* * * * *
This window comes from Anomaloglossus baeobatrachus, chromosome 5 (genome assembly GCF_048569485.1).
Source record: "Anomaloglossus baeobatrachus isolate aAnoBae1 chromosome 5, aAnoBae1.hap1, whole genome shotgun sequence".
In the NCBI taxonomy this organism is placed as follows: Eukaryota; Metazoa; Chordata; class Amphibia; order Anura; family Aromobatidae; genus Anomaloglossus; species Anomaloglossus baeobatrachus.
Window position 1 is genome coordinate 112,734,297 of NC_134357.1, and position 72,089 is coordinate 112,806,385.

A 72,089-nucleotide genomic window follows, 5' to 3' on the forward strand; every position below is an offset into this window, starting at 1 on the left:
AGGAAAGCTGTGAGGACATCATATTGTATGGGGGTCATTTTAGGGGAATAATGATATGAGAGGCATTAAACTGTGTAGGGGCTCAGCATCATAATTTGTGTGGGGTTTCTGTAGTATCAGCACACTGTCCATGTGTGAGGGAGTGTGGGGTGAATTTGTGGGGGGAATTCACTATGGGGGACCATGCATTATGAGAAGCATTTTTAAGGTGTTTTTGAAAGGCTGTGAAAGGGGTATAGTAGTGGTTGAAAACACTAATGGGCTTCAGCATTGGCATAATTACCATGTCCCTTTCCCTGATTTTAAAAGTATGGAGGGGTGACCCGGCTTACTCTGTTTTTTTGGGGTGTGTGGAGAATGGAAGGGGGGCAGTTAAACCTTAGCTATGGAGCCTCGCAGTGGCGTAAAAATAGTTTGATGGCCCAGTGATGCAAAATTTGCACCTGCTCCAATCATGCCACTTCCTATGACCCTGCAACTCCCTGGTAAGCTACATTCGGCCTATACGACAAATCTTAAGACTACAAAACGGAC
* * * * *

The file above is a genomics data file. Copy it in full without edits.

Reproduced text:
This window comes from Anomaloglossus baeobatrachus, chromosome 5 (genome assembly GCF_048569485.1).
Source record: "Anomaloglossus baeobatrachus isolate aAnoBae1 chromosome 5, aAnoBae1.hap1, whole genome shotgun sequence".
In the NCBI taxonomy this organism is placed as follows: Eukaryota; Metazoa; Chordata; class Amphibia; order Anura; family Aromobatidae; genus Anomaloglossus; species Anomaloglossus baeobatrachus.
Window position 1 is genome coordinate 112,734,297 of NC_134357.1, and position 72,089 is coordinate 112,806,385.

A 72,089-nucleotide genomic window follows, 5' to 3' on the forward strand; every position below is an offset into this window, starting at 1 on the left:
AGGAAAGCTGTGAGGACATCATATTGTATGGGGGTCATTTTAGGGGAATAATGATATGAGAGGCATTAAACTGTGTAGGGGCTCAGCATCATAATTTGTGTGGGGTTTCTGTAGTATCAGCACACTGTCCATGTGTGAGGGAGTGTGGGGTGAATTTGTGGGGGGAATTCACTATGGGGGACCATGCATTATGAGAAGCATTTTTAAGGTGTTTTTGAAAGGCTGTGAAAGGGGTATAGTAGTGGTTGAAAACACTAATGGGCTTCAGCATTGGCATAATTACCATGTCCCTTTCCCTGATTTTAAAAGTATGGAGGGGTGACCCGGCTTACTCTGTTTTTTTGGGGTGTGTGGAGAATGGAAGGGGGGCAGTTAAACCTTAGCTATGGAGCCTCGCAGTGGCGTAAAAATAGTTTGATGGCCCAGTGATGCAAAATTTGCACCTGCTCCAATCATGCCACTTCCTATGACCCTGCAACTCCCTGGTAAGCTACATTCGGCCTATACGACAAATCTTAAGACTACAAAACGGAC